It’s almost done! My clients and I have set our one-year goals. When I see their deliciously audacious goals, I get butterflies. When I set my own I felt slight trepidation. Don’t you?
If you read my post last week, you’ve visualized your victory celebration one year from now. You know where you want to be in a year and have looked back to see how last year went. (See my goals at the end of this post.)
The next question is, where do you stand?
Right now you’re in one of these stages of behavioral change:
- Contemplation. You want to stop feeling stuck and are beginning to have awareness caused by not changing.
Slippery slope: Intention and awareness are powerful. But they’re not enough to execute action.
- Preparation. You are very aware of the problem and plan to take action within a month.
Downfall: It’s easy to get sidetracked or lose confidence.
- Action. Change is a priority. You are putting forth the effort and commitment to change.
Downfall: If you don’t have support or know what motivates you, you might quit.
Unfortunately, even if you know where you want to be in one year, it’s damn easy to get stuck in one of these stages. You can prevent this, however, by setting – wait for it – micro-goals.
The “A” Word
By now you know I’m a micro-goal fiend, and next week my clients and I will look at the smaller actions needed to reach our goals. This is a pretty epic benefit of having me around, because I’m pushy and persistent. No one’s going to be holding me accountable to my goals week after week, but I won’t let these guys and gals off the hook.
That’s right – I’m holding them accountable. If they don’t show up, fall off, or give up, I’m asking why and helping them get back on. Micro-goals – small, specific actions that make you feel successful – are key because-
- When you’ve got small goals you’re working towards every week, you’re less likely to get stuck in one of the stages of behavioral change.
- You stay focused.
- You move to the next stage when it’s time.
My Vision for 2015
It’s normal to feel anxious about setting goals. What if you don’t reach them? Are you a failure?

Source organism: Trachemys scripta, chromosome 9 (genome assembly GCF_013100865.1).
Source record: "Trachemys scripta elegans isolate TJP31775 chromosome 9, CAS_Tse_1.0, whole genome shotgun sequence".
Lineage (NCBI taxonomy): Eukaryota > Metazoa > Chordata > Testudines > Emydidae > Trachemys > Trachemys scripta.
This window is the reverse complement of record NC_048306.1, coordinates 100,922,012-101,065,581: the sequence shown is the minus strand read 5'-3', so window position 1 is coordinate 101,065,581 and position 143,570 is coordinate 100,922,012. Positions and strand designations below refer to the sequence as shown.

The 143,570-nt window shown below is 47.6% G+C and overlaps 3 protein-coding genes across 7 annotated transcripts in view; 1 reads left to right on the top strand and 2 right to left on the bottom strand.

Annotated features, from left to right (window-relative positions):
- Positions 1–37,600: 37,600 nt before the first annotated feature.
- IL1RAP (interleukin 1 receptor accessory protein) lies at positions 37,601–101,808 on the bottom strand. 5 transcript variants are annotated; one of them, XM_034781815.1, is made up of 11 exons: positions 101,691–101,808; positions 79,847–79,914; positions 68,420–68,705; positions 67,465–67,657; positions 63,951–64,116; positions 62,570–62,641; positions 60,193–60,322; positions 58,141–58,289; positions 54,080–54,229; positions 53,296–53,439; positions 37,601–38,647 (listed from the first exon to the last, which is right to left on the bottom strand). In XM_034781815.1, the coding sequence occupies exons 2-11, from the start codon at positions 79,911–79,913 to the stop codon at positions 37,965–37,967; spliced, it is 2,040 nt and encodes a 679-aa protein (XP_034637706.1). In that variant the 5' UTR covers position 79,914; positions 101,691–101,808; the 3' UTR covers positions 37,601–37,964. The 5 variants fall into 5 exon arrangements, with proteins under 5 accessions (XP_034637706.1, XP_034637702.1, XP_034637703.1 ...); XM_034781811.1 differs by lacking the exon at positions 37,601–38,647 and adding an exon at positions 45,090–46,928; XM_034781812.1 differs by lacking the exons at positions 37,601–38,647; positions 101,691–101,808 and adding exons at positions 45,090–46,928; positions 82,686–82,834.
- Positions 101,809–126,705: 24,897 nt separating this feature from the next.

- Do 30 pull ups in six sets: Accomplished! Yep – in fact, at one point I was able to do them in five sets. Yow!!
- Remain injury free: Mostly. I have a few nagging things I have to manage, but nothing too major.
- Reduce my body fat by 2%: Not Really. This became a low priority until the very end of the year when I decided to do a photo shoot. But I did lose 1% and now sit at 21%, which feels good to me.
Am I a failure because I didn’t reach all my goals? Hell no. But I did learn a thing or two about what makes a goal successful, and I’ll use that knowledge in 2015. If I don’t reach these goals it means they weren’t enough of a priority to me.
This year I’m setting goals I’m certain are high priorities (and assuming I want to remain injury free). I feel more excitement now instead of nervousness:
1. Gain one inch in butt, focusing on upper glutes.
This is harder than it sounds, because I’ve been training for many years and need to push super hard to gain muscle. Eating more and a structured program is going to get me there, which leads me to…
2. Write my own six-month training program.
I write long-term strength-training programs for my clients so that they progress in a predictable manner. No plateaus – only GAINZ. So why don’t I do this for myself? So I’ve set several micro-goals that will help me write my 6-month plan by mid-January.
3. Do 10 consecutive unassisted pull ups.
Last year I got up to nine pull ups – YOW. Then I decided I wanted to increase my bench press and was happy with my v-taper. I laid off the pull ups, put them later in my workout, and even stopped doing them as frequently. Now I’m down to only six. Pull ups are one of those things that are brutally unforgiving. I really do want to attain that glorious number 10 this year though.
4. Gain more mastery over balance and reactive training.
I’ve never focused on these two areas, and now they’re my weaknesses. I hate being unsure if I can stand on one leg, and I’d like a better reaction time for quick movements. This will figure into my structured plan!
5. Deadlift 1.5x my body weight.
Deadlifting is fun, but it’s never been a true priority for me to get stronger. I stay stuck at about 1x my body weight. I think part of this is fear of hurting myself. But with a structured program, I know I can get to this goal IF it remains a high priority for me.
Goals give you the power of intention, and intention can propel you to action. Are you ready to make 2015 your best, most successful year yet? I am.
[Update, Jan 3, 2016: 2015 turned out to be quite a doozy. I chose to have a prophylactic double mastectomy in March with reconstruction in May. The recovery process was long and arduous, and while I returned to lifting in July, I had complications that prolonged my physical therapy. I did not reach a single goal I set here. Instead, I am simply grateful to be lifting, regaining strength, and building muscle. More to come in this year’s audacious goals post!]
This article originally appeared on www.workoutnirvana.com.